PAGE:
This month, Virgin Active’s Master Personal Trainer Tom Atkinson helps you reach your fit goals. In his first post of the three part series, he gave us the low down on the importance of warming up and why you should start your routine with the hardest part of your workout – compound lifts. Now, he tells us the importance of assistance work and gives us exercises that will help your arms and abs.
So, what are assistance exercises?
After you have completed your compound lift sets (from part 1), you should move onto assistance exercises – these are movements that can be done using just body weight, or, if you want to increase the intensity, can be combined with free weights, such as dumbbells/barbells and kettle bells. They are key in your routine because not only do assistance exercises mimic the same movement pattern as compound lifts, but they also give you a break from your weight lifting routine by emphasising slightly different areas of movement, or creating a muscular demand on a different part of the body. Types of assistance work include lunges, pull ups, dips, and presses, and again you could keep these as supersets to add more intensity – lunges followed by dips, or pull ups followed by press ups work really well.
What if I need to lose a bit of weight before I’ll see the full effects?
The above assistance exercises and the compound lifts should have you breaking into a sweat, and will be doing a lot more for you than the workouts you can do on machines. Having nothing to support you will make the workout tougher because you have to keep your form as well as do the exercise.
If you want a fat burning, muscle-building workout, try the following:
6×6 barbell complex
(6 repetitions of 6 exercises one after the other followed by 60 seconds rest, repeated 6 times). This can be done starting with an empty barbell or one of the lighter fixed weight bars dependent on ability and strength. An example would be: 6 deadlifts – 6 thrusters – 6 bent over rows – 6 back squats – 6 over head presses – 6 power cleans.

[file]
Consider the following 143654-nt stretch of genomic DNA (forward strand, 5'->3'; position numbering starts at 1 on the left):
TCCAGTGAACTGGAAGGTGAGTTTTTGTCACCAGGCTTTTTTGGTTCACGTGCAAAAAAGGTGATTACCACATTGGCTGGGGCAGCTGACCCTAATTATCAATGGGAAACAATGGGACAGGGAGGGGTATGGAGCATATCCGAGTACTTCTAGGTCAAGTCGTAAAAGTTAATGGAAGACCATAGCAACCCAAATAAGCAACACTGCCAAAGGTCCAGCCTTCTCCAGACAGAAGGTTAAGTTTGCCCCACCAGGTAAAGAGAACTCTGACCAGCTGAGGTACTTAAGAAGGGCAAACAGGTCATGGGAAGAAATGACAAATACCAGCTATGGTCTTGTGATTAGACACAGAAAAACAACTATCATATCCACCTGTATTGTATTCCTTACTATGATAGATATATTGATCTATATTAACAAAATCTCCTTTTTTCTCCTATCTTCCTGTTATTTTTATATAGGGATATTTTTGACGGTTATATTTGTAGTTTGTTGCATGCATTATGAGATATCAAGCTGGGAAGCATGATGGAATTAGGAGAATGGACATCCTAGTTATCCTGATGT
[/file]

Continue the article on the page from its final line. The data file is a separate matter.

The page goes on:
How can I improve my abs and arms?
Now you’ve done most of the hard work, it’s time to do some higher reps on your arms. If you’re looking for tone and shape, as high a weight as possible at increased repetitions will help form and also define your biceps and triceps. Also, a quick tip – don’t neglect your triceps – working out the larger triceps at the back of your arms will make them look larger overall.
Now for the six-pack. You may be surprised to hear that this doesn’t come from endless amounts of crunches, nor is it made just in the gym, but you certainly do need to work your abdominals for both performance and looks. To get strong abs, try swiss ball crunches, cable woodchoppers, leg/knees raises and barbell rollouts.
Check back for the final instalment, part 3, where Tom will tell you what all the fuss is about High Intensity Interval Training (HIIT), why you should warm down and dietary dos and don’ts to look your best.
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